My brothers do I seek

It always amazes me that we could come here to Israel and become citizens immediately. It may be unprecedented in history. Usually, countries don’t want immigration, unless the immigrants already have something valuable to offer. But Israel is different in one respect – in that it considers all Jews to be family, brothers and sisters.

Since its founding, Israel has had the Law of Return, which allows any Jew, and certain descendants of Jews, to become automatic citizens, just by showing up. No matter how poor. No matter how sick. Even at the cost of it’s own economy, when it had no idea where to house them. Whether a Russian billionaire (as happened a few weeks ago) or penniless Moroccan.

It has not been utopian, by any means. We have discrimination and it’s tough for most imigrants, especially the language. We have imported a sizable minority of non-Jews, complicating things religiously. But, we may be the only country to have imported black people, en masse, voluntarily, as full free citizens. Because they are our family.

Unfortunately, this is a problem for the rest of the world. America is a country of immigrants, which is working hard at keeping new immigrants out. They have a valid question: How do you keep your country’s character, if you let in large numbers of immigrants? Especially, if these new people have no previous connection to the country and its culture. But that’s the problem. Because America is a melting pot – or tossed salad, or whatever is the current food analogy – Americans, as a whole don’t feel related to anyone. They’re not Mexican, nor Honduran, nor Syrian, so why should they let them in? Even Jeb Bush’s suggestion that America should take in Syrian Christians was mockingly dismissed, based on the fact that it’s not a Christian nation.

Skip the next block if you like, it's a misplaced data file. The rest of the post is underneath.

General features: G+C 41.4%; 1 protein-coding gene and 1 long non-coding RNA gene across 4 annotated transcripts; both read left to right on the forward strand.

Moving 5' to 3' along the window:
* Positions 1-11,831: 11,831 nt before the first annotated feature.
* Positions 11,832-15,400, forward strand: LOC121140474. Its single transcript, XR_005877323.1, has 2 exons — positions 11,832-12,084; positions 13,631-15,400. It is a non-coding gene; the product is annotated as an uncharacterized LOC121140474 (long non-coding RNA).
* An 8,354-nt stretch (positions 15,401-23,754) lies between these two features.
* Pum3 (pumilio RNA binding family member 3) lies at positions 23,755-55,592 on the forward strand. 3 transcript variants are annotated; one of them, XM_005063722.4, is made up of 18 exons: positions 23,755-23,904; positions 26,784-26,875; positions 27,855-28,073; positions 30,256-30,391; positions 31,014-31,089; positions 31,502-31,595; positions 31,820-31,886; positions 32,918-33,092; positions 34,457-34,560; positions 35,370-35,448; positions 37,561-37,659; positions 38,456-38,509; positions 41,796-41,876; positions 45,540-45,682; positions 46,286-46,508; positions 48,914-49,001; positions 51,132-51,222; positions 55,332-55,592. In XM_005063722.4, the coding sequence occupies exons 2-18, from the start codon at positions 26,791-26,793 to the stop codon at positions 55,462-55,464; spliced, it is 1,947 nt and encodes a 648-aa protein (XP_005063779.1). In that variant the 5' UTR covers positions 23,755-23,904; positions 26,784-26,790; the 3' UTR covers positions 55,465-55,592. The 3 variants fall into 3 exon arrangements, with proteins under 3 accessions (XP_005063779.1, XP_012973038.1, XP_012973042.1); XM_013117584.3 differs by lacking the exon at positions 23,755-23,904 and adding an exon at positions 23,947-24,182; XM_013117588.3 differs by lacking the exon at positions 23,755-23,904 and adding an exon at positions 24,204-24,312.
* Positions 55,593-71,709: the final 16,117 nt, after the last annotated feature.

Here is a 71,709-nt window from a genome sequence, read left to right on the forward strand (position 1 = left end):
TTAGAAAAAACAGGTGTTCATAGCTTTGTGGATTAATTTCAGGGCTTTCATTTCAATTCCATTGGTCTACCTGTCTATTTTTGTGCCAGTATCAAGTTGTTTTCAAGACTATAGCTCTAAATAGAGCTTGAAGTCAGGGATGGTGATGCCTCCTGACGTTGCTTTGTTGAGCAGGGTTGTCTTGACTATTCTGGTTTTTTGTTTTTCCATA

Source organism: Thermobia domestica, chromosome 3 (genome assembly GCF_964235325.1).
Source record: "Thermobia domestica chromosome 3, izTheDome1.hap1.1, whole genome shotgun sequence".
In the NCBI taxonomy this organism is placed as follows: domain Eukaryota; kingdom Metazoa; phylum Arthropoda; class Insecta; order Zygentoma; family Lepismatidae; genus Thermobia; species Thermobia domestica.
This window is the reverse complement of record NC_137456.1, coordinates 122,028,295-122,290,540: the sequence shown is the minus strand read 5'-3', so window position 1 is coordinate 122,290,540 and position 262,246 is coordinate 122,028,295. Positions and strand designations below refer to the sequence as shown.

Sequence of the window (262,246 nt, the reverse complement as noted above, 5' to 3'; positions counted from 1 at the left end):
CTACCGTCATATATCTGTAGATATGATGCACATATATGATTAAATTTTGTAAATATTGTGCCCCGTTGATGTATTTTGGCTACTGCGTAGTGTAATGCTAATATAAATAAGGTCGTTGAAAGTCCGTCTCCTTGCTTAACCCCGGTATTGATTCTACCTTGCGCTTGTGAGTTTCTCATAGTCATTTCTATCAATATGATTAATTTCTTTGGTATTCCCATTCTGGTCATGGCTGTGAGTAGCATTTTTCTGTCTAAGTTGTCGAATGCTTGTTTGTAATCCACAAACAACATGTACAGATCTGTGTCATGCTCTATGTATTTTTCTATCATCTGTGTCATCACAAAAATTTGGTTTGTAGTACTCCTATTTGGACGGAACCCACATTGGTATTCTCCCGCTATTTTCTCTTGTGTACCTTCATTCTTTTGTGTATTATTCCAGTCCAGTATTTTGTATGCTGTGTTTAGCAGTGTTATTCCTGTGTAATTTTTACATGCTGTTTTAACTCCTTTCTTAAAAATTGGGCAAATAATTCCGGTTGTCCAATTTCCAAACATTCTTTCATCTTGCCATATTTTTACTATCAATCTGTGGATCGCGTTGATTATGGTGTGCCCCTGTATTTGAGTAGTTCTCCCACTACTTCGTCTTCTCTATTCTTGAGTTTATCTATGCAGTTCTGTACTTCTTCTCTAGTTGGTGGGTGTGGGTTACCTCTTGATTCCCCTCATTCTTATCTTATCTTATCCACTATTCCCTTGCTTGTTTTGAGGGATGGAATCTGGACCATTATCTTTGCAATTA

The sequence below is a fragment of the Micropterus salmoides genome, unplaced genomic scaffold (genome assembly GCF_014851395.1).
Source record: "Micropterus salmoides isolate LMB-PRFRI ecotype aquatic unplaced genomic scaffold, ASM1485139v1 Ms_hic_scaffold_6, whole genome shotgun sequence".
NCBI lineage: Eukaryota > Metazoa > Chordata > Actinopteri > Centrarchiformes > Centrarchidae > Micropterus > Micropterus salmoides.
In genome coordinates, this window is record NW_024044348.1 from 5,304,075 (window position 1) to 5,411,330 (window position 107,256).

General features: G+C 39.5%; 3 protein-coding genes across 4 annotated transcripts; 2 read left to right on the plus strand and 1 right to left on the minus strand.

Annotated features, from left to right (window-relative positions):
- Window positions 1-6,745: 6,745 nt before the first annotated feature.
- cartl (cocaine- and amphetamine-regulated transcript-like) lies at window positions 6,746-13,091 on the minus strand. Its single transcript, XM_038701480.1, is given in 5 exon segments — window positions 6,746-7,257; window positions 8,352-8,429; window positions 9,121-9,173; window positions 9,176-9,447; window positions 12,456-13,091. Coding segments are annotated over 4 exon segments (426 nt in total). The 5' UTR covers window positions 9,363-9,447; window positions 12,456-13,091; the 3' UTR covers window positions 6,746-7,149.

Ironically, Muhammed created the idea of a Muslim ummah, where all Muslims would be related by virtue of a shared religion. Theoretically, this should have led to a situation like Israel where, if part of the ummah was threatened, Muslim countries would open the doors wide for their coreligionists. In reality, that hasn’t worked out. While neighboring Islamic countries have taken in millions of Syrian refugees, they remain just that – refugees, with no plans to resettle them or even allow them to work.

Similarly, there are the Arab refugees from Israel’s wars. As is well known, Arab refugees from Israel’s War of¬†Independence in Lebanon, Syria and Egypt were not granted citizenship. Their ability to work is often curtailed and they live in refugee camps. In Jordan, the situation is more complicated, since Jordan granted all Arabs in the West Bank citizenship after it conquered the territory in 1948, and since a majority of its citizens are “Palestinian”, with roots on the west side of the Jordan river. Since 1988, it has been removing citizenship from “Palestinian” Arabs in a bid to lower the demographic threat those with East Bank origins feel.

At the end of the day, I feel sorry for all these refugees we see on the news, from Latin America, from Africa, from Syria, etc. I think about what I would have done, but for me the answer is simple, I would have come here, to Israel. If only they had brothers.

About the Author
Reuven (sometimes Bobby) came from a mixed Jewish-Christian background. He became ba'al teshuva (Jewishly observant) in his 20s with the intention of making aliyah, which didn't happen until his 40s. His daughter, Shani, also blogs and serves in the IDF as a medic. She was a lone soldier until her parents made aliyah in 2017.
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